To evaluate the risk of passive regurgitation during anaesthesia, and to identify major factors associated with this in dogs attending the Queen Mother Hospital for Animals (QMHA), the Royal Veterinary College.Study design
A case-control study nested within the cohort of dogs undergoing anaesthesia with inhalation agents.Animal population
All dogs undergoing general anaesthesia at the referral hospital between October 2006 and September 2008 (4271 cases).Methods
All dogs anaesthetized at the QMHA during the study period were included. Regurgitating cases were defined as dogs for which reflux material was observed at the external nares or in the mouth, either during anaesthesia or before return to normal consciousness immediately after general anaesthesia. The risk of regurgitation was estimated and risk factors for regurgitation were evaluated with multivariable logistic regression (p < 0.05).Results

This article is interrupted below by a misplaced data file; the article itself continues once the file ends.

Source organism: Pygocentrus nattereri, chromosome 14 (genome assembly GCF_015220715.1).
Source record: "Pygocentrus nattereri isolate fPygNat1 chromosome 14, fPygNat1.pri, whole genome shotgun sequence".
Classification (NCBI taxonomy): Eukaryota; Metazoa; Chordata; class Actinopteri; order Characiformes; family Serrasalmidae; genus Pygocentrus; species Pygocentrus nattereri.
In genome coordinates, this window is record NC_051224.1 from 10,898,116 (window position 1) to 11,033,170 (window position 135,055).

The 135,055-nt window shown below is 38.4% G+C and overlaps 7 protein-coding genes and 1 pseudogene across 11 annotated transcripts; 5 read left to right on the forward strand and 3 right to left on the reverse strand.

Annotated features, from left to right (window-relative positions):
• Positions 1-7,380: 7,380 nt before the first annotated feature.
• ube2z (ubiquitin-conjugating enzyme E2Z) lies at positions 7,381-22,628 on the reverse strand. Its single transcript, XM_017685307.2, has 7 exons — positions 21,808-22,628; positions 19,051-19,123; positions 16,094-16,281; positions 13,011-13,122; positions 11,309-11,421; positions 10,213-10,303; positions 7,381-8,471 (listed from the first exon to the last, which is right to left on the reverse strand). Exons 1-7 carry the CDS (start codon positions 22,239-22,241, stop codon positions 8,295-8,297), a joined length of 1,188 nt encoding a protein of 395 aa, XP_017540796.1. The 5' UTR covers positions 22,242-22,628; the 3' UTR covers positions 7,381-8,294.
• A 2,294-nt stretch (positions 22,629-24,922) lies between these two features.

The overall risk of regurgitation was 0.96% (41 cases out of 4271 anaesthetics, 95% confidence interval [95% CI] 0.67–1.25%). Exclusion of animals where pre-existing disease was considered a contributing factor to regurgitation (n = 14) resulted in a risk of passive regurgitation of 0.63% (27 cases of 4257 anaesthetics, 95% CI 0.40–0.87%). In the multivariable logistic regression model, procedure and patient weight were significantly associated with regurgitation. Dogs undergoing orthopaedic surgery were 26.7 times more likely to regurgitate compared to dogs undergoing only diagnostic procedures. Dogs weighing more than 40 kg were approximately five times more likely to regurgitate than those weighing <20 kg.Conclusions and clinical relevance
This study highlights the rare but important occurrence of perioperative regurgitation and identifies that dogs undergoing orthopaedic procedures, and those weighing more than 40 kg, are particularly at risk. Further work is required to evaluate the reasons for these observations.